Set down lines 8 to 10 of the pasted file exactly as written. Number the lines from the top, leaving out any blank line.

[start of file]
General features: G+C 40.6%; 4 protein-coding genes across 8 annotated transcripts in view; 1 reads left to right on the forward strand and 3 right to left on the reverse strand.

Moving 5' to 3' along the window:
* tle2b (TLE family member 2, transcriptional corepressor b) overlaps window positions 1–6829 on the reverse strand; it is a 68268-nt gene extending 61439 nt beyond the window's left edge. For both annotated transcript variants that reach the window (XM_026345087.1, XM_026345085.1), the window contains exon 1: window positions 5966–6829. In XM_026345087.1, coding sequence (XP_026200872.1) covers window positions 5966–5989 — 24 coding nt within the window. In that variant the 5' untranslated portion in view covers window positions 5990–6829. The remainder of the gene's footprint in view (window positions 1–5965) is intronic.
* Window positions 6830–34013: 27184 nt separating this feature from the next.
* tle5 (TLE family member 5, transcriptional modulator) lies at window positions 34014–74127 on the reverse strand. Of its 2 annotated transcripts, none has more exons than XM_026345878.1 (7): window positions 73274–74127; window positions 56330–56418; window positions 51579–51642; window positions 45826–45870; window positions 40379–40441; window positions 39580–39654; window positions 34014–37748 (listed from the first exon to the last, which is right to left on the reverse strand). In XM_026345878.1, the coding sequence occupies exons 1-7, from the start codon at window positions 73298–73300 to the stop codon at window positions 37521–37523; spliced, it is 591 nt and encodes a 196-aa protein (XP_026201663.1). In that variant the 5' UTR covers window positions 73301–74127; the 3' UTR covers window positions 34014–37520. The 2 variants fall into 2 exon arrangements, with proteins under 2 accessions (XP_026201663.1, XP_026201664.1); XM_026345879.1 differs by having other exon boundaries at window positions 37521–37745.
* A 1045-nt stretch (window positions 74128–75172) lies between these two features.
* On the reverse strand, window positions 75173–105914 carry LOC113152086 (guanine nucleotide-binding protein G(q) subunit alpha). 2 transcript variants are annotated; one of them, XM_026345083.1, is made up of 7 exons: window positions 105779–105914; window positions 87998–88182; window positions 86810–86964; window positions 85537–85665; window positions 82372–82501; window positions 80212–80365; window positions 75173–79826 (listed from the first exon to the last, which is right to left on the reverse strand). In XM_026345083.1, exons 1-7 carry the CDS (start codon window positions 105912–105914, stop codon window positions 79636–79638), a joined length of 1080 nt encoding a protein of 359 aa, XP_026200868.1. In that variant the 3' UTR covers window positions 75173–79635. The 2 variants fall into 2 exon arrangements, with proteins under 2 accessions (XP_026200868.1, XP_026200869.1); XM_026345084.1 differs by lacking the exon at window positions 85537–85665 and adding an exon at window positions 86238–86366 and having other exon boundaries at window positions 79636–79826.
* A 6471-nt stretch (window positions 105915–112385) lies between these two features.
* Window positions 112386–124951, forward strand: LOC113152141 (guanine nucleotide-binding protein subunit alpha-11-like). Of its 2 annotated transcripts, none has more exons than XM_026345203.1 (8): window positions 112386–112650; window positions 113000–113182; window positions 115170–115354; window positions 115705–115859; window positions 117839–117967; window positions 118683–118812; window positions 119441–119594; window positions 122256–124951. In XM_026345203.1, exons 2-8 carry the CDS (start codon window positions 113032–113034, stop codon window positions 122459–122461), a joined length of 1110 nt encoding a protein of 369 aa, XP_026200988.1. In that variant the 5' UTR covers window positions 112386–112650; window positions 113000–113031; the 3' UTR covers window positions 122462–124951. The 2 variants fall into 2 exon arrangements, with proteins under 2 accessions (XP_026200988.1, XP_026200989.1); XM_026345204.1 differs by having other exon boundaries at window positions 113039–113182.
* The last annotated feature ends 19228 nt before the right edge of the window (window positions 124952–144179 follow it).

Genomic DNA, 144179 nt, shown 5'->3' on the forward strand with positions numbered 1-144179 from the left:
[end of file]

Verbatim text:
* A 6471-nt stretch (window positions 105915–112385) lies between these two features.
* Window positions 112386–124951, forward strand: LOC113152141 (guanine nucleotide-binding protein subunit alpha-11-like). Of its 2 annotated transcripts, none has more exons than XM_026345203.1 (8): window positions 112386–112650; window positions 113000–113182; window positions 115170–115354; window positions 115705–115859; window positions 117839–117967; window positions 118683–118812; window positions 119441–119594; window positions 122256–124951. In XM_026345203.1, exons 2-8 carry the CDS (start codon window positions 113032–113034, stop codon window positions 122459–122461), a joined length of 1110 nt encoding a protein of 369 aa, XP_026200988.1. In that variant the 5' UTR covers window positions 112386–112650; window positions 113000–113031; the 3' UTR covers window positions 122462–124951. The 2 variants fall into 2 exon arrangements, with proteins under 2 accessions (XP_026200988.1, XP_026200989.1); XM_026345204.1 differs by having other exon boundaries at window positions 113039–113182.
* The last annotated feature ends 19228 nt before the right edge of the window (window positions 124952–144179 follow it).